The next group of people addressed would be the whole assembly. Leviticus 4:13-21—“‘13 Now if the whole congregation of Israel sins unintentionally, and the thing is hidden from the eyes of the assembly, and they have done something against any of the commandments of the LORD in anything which should not be done, and are guilty; 14 when the sin which they have committed becomes known, then the assembly shall offer a young bull for the sin, and bring it before the tabernacle of meeting. 15 And the elders of the congregation shall lay their hands on the head of the bull before the LORD. Then the bull shall be killed before the LORD. 16 The anointed priest shall bring some of the bull's blood to the tabernacle of meeting. 17 Then the priest shall dip his finger in the blood and sprinkle it seven times before the LORD, in front of the veil. 18 And he shall put some of the blood on the horns of the altar which is before the LORD, which is in the tabernacle of meeting; and he shall pour the remaining blood at the base of the altar of burnt offering, which is at the door of the tabernacle of meeting. 19 He shall take all the fat from it and burn it on the altar. 20 And he shall do with the bull as he did with the bull as a sin offering; thus he shall do with it. So the priest shall make atonement for them, and it shall be forgiven them. 21 Then he shall carry the bull outside the camp, and burn it as he burned the first bull. It is a sin offering for the assembly.’”
Keep one thing in mind: these were not simply commands for the people while they were camped at Mt. Sinai. These would carry on for hundreds of years, into the age when they would settle in Jerusalem. And there would be times when the Law of God would be lost and forgotten. So people would not have access to the Law and would not know everything that God required and that he forbade. Now, don’t let the phrase “the whole congregation” lead you to think that this would have been a sin committed by every single person. Much like the golden calf incident, not every single Israelite worshipped that golden calf—but it was accounted as being committed by the whole congregation. Therefore, a Sin Offering had to be made for that sin. However, instead of a bull, Exodus 32 ends with God killing those responsible, and God accepted those people as a Sin Offering. Exodus 32:35—So the LORD plagued the people because of what they did with the calf which Aaron made. The method and disposal of the animal brought for a Sin Offering for the whole congregation was identical to the Sin Offering for the high priest. And since we’ve already covered that ground, I do want to share one thing before we move on.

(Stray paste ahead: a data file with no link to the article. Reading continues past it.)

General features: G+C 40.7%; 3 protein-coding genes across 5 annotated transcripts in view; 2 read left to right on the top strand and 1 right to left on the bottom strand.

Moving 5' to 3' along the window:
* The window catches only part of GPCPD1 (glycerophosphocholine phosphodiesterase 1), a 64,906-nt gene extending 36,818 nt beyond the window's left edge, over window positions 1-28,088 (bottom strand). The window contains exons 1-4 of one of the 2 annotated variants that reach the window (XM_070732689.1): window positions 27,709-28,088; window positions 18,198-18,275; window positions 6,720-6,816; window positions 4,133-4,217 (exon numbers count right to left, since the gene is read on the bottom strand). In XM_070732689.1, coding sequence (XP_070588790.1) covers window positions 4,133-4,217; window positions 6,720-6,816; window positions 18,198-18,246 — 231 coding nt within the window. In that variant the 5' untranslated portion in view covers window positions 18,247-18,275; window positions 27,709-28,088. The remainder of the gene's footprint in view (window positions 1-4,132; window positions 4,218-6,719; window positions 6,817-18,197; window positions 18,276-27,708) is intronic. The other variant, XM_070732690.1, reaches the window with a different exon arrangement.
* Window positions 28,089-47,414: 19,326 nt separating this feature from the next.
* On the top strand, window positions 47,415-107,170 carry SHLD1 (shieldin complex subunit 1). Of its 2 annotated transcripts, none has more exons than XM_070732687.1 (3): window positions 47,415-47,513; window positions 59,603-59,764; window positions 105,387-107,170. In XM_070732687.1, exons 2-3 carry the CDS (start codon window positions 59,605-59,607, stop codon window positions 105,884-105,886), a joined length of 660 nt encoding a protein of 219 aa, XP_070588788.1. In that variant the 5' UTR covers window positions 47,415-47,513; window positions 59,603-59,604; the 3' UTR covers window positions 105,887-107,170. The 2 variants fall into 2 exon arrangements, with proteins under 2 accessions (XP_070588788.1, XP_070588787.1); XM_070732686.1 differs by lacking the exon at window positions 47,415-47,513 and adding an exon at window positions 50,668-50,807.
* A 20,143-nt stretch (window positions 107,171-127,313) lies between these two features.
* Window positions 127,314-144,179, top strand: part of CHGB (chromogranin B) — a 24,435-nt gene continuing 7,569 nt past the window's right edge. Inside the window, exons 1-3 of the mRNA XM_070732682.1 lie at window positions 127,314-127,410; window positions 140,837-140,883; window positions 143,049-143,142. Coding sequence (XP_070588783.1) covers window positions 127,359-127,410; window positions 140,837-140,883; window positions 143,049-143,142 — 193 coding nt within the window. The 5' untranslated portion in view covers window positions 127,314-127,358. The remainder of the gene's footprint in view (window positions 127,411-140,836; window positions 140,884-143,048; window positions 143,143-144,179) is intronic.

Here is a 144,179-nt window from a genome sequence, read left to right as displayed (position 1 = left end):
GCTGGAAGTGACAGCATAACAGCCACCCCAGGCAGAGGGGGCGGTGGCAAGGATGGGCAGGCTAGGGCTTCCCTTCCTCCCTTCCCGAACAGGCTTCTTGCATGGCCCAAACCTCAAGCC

When a Sin Offering was brought for either the high priest or for the whole congregation, the priest was not to take out the breast (brisket) and as a wave offering, nor was he to cut out the right thigh and heave it as a heave offering. Leviticus 6:30—“‘But no sin offering from which any of the blood is brought into the tabernacle of meeting, to make atonement in the holy place, shall be eaten. It shall be burned in the fire.’” For both of these, the blood was to be brought into the tabernacle. Therefore, no part of these was to be eaten. Now we can move on.
Leviticus 4:22-35—“‘22 When a ruler has sinned, and done something unintentionally against any of the commandments of the LORD his God in anything which should not be done, and is guilty, 23 or if his sin which he has committed comes to his knowledge, he shall bring as his offering a kid of the goats, a male without blemish. 24 And he shall lay his hand on the head of the goat, and kill it at the place where they kill the burnt offering before the LORD. It is a sin offering. 25 The priest shall take some of the blood of the sin offering with his finger, put it on the horns of the altar of burnt offering, and pour its blood at the base of the altar of burnt offering. 26 And he shall burn all its fat on the altar, like the fat of the sacrifice of the peace offering. So the priest shall make atonement for him concerning his sin, and it shall be forgiven him. 27 If anyone of the common people sins unintentionally by doing something against any of the commandments of the LORD in anything which ought not to be done, and is guilty, 28 or if his sin which he has committed comes to his knowledge, then he shall bring as his offering a kid of the goats, a female without blemish, for his sin which he has committed. 29 And he shall lay his hand on the head of the sin offering, and kill the sin offering at the place of the burnt offering. 30 Then the priest shall take some of its blood with his finger, put it on the horns of the altar of burnt offering, and pour all the remaining blood at the base of the altar. 31 He shall remove all its fat, as fat is removed from the sacrifice of the peace offering; and the priest shall burn it on the altar for a sweet aroma to the LORD. So the priest shall make atonement for him, and it shall be forgiven him. 32 If he brings a lamb as his sin offering, he shall bring a female without blemish. 33 Then he shall lay his hand on the head of the sin offering, and kill it as a sin offering at the place where they kill the burnt offering. 34 The priest shall take some of the blood of the sin offering with his finger, put it on the horns of the altar of burnt offering, and pour all the remaining blood at the base of the altar. 35 He shall remove all its fat, as the fat of the lamb is removed from the sacrifice of the peace offering. Then the priest shall burn it on the altar, according to the offerings made by fire to the LORD. So the priest shall make atonement for his sin that he has committed, and it shall be forgiven him.’”